Radiation and reticulation: extensive introgressive hybridization in the carabid beetles Ohomopterus inferred from mitochondrial gene genealogy
- 162 Downloads
In the evolutionary process of an animal lineage, interactions in secondary contacts of differentiated populations and introgressive hybridization may play an important role. In the Japanese islands, the carabid subgenus Ohomopterus (genus Carabus) exhibits a marked differentiation in body size and genital morphology. Although geographical differentiation is apparent, two or three species usually coexist at many localities. Their reproductive isolation relies on body size differences, chemical cues for mate recognition, and a species-specific genital lock-and-key system. However, these isolation mechanisms are not always effective enough to prevent interspecific hybridization. An initial assessment of the species-level phylogeny with mitochondrial gene sequences revealed that the gene genealogy is highly inconsistent with the morphology-based taxonomy. A comparison of mitochondrial and nuclear gene genealogies showed that these are strongly incongruent with each other, while the nuclear gene genealogy is more consistent with traditional taxonomy, indicating the repeated occurrence of introgression of mitochondria across species. Here, two different cases of mitochondrial introgression among Ohomopterus species are described in detail, one for parapatric species and the other for sympatric species. First, mitochondrial haplotypes and sequences were studied in Carabus insulicola and three taxa parapatric with C. insulicola, at least two of which hybridize with C. insulicola naturally. Among the four species studied, directional introgressions of mitochondria across boundary zones were detected. Second, in the Mt. Kongo area in central Honshu, which harbors five species, introgression of mitochondria among four out of the five species was detected, despite the apparent absence of on-going natural hybridization. These inferred cases of mitochondrial introgression indicate that species interactions through hybridization could have played an important role at various stages in the evolution of Ohomopterus.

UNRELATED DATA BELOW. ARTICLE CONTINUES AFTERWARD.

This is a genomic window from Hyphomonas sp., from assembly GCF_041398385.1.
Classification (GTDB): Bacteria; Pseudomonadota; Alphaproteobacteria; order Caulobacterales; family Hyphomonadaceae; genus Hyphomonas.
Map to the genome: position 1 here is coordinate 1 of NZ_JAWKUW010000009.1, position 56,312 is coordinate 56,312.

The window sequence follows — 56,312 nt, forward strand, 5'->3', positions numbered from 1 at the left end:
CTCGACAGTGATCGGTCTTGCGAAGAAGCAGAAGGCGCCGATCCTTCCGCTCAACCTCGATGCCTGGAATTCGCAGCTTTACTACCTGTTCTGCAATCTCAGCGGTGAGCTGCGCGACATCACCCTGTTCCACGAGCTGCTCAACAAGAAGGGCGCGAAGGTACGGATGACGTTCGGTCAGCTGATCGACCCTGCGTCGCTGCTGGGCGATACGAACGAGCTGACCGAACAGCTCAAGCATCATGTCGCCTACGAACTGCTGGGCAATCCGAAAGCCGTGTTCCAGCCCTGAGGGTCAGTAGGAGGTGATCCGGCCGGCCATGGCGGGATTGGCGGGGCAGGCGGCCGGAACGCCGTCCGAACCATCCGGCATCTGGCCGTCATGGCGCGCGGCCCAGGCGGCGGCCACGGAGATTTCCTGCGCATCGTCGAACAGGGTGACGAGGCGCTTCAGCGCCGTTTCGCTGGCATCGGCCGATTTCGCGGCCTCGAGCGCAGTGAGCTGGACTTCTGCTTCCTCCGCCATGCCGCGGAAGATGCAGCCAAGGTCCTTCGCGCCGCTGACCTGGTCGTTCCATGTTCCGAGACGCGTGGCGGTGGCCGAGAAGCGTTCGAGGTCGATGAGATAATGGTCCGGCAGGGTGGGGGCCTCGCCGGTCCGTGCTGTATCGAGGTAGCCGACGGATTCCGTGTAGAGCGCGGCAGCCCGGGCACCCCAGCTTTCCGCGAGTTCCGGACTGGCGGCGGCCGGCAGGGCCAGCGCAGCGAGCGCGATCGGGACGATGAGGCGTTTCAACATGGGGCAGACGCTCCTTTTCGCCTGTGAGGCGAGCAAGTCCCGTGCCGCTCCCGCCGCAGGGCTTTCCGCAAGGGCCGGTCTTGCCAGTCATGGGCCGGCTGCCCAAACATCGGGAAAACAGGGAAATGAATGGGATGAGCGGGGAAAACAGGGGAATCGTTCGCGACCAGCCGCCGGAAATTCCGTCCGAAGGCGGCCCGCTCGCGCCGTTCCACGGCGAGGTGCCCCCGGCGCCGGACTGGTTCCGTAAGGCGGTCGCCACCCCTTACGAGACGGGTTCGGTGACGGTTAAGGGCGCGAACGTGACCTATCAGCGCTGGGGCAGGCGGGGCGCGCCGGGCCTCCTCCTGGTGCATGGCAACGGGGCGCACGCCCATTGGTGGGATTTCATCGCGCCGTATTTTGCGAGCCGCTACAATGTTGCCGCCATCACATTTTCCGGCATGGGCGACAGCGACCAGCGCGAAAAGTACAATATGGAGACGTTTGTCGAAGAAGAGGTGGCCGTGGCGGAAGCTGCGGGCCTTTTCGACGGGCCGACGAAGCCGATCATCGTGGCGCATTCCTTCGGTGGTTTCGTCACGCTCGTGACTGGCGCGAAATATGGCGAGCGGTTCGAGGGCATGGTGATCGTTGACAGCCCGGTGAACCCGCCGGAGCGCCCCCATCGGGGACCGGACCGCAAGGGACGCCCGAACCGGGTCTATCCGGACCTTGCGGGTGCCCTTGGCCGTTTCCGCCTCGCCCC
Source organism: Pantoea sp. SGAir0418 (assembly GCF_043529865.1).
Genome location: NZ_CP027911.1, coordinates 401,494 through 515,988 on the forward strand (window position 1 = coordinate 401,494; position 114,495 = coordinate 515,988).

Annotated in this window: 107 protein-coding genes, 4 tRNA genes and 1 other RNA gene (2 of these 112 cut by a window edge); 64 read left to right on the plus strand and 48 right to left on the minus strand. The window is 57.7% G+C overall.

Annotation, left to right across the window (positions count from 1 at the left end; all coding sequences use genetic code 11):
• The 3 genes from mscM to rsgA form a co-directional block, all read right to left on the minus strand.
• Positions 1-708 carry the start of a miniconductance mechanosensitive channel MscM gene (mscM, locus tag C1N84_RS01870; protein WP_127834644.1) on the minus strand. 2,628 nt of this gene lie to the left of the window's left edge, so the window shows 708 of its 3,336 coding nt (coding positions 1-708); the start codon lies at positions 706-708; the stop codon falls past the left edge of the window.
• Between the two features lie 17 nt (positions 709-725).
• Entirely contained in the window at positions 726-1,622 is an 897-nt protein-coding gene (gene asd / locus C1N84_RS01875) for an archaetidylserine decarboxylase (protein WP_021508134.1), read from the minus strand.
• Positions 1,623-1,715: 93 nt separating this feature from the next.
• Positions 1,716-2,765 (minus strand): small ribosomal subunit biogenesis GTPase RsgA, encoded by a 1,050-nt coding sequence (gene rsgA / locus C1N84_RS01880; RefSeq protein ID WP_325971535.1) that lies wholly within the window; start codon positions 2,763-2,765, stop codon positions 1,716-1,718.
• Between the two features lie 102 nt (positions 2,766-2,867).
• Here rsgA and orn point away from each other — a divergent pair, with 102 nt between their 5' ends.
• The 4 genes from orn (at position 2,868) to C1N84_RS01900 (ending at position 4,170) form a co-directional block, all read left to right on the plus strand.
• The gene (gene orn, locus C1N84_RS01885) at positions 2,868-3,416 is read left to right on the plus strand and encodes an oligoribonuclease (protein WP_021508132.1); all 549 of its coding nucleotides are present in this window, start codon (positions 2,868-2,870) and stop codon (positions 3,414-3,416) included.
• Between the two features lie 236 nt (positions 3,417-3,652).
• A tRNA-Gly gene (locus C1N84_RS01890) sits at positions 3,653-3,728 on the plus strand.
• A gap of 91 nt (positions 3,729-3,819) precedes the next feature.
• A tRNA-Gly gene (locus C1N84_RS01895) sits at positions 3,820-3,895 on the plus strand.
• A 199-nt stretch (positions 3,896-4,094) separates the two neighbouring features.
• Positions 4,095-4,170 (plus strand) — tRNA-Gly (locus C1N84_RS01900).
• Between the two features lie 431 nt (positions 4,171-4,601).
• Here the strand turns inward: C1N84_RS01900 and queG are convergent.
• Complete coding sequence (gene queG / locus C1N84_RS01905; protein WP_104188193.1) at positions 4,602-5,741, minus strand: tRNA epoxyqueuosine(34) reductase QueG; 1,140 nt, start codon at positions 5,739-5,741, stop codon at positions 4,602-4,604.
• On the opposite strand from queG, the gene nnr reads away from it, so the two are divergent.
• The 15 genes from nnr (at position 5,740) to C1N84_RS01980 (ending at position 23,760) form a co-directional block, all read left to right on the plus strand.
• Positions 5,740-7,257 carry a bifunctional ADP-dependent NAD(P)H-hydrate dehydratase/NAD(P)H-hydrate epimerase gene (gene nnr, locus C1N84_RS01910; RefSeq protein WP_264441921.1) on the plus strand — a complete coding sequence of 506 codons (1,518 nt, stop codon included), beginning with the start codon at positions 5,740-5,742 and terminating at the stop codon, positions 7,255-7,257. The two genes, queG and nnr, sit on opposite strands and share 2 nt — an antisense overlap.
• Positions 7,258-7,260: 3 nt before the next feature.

Unable to display preview. Download preview PDF.